My advice to Karen was to yell at her children to “KNOCKITOFF!” Read more…

Home is where the school is

Lunchtime at the Evans house is a break from the books just like any other building where learning takes place.

But as 6-year-old Micah stands on the kitchen counter, then leaps off to work the microwave, where he is cooking chicken nuggets, it becomes clear this classroom is a little different.

Amanda Evans, the mother and home schoolteacher for her three children, didn’t see Micah on the counter and probably would have scolded him for being there. But her hands are often full as she teaches her two sons and daughter the material they would be learning if they were in what they call regular school. Read more…

A Schedule-What is it?

When I started Kindergarten, I was required to attend school at a certain time and on certain days. This was a mandate from the state, since I attended a public learning institution…

This time schedule was considered normal and necessary to educate a large number of pupils in one class. I grew up thinking this was the only option available. Then I was introduced to home schooling and the possibilities became a wondrous source of creativity. I could now use time in new and inventive ways. Read more…

Budding artist draws on vast travel experience

She’s been around the world, spending time in exotic tropical places and studying art in some of the world’s most recognizable museums. She’s had her paintings displayed around the country. And, oh yeah, she’s only 10 years old. Read more…

Homeschooling in Ireland

Q. My wife and I may be moving from the U.S. to Dublin. We are interested in continuing to homeschool our daughter, who is now 7 years old. Are there any restrictions we should know about home education abroad? Read more…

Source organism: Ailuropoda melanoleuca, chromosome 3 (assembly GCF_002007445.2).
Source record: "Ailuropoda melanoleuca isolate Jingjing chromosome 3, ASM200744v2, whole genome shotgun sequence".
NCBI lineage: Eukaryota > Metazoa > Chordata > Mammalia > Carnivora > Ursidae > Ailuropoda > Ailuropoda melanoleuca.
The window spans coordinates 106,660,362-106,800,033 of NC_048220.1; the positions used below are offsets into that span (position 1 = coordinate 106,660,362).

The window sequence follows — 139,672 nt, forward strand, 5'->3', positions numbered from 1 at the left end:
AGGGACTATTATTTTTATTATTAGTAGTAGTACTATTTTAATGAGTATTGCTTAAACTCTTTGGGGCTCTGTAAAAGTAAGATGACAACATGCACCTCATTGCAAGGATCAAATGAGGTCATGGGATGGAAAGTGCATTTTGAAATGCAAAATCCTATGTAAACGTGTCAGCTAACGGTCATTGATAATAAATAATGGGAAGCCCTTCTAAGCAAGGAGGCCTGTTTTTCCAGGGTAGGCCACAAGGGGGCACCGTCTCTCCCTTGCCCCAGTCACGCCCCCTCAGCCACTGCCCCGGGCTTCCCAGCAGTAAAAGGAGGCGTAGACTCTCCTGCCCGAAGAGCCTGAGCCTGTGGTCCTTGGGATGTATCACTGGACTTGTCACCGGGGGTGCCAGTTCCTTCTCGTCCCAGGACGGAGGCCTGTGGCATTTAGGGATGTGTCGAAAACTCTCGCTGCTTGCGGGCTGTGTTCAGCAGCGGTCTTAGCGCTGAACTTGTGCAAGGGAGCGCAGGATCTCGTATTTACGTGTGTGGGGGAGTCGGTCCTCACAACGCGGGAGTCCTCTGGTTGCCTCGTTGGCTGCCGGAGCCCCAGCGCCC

Alternate schooling gets local boost

According to Guilford resident Ned Vare, the father of a homeschooled child, “dumbing down” is not just a catchy phrase.

“It’s the national education policy,” he said.

Vare and his spouse, Luz Shosie, are the parents of 23-year-old Cassidy, whose only education in a formal school setting was during nursery school. The couple explained that after spending some time in a school setting, Cassidy decided to quit, a decision they said made them “proud.”

A former schoolteacher, Shosie did not agree with what she was seeing inside a school setting.

“They were trying to teach kids to be good consumers…sit still, and do what they were told,” she said. “School wasn’t a good place for kids.” Read more…

Mom and dad are teacher and principal

It�s not the typical classroom.

Sure, maps of both the world and America are on the wall. A computer sits in the corner. The bookshelves in the room are full and a solar system chart hangs over the doorway.

But there are only four students in this school. Their mom is the teacher and their dad is the principal. The classroom stretches across a two-story home in Warren County. Read more…

Professionals say its hard to determine how effective home-schooling is.

Martine and Grace Chanslor have never seen the inside of a school – at least, not as students.

They’re among the increasing number of children who are home-schooled. Some parents, like the Chanslors, are home-schooling their children because they believe they can have a better education that way. Some do it for religious reasons.

Professional educators say they can’t keep up with the number of children being home-schooled, nor with the quality of education they are receiving. Read more…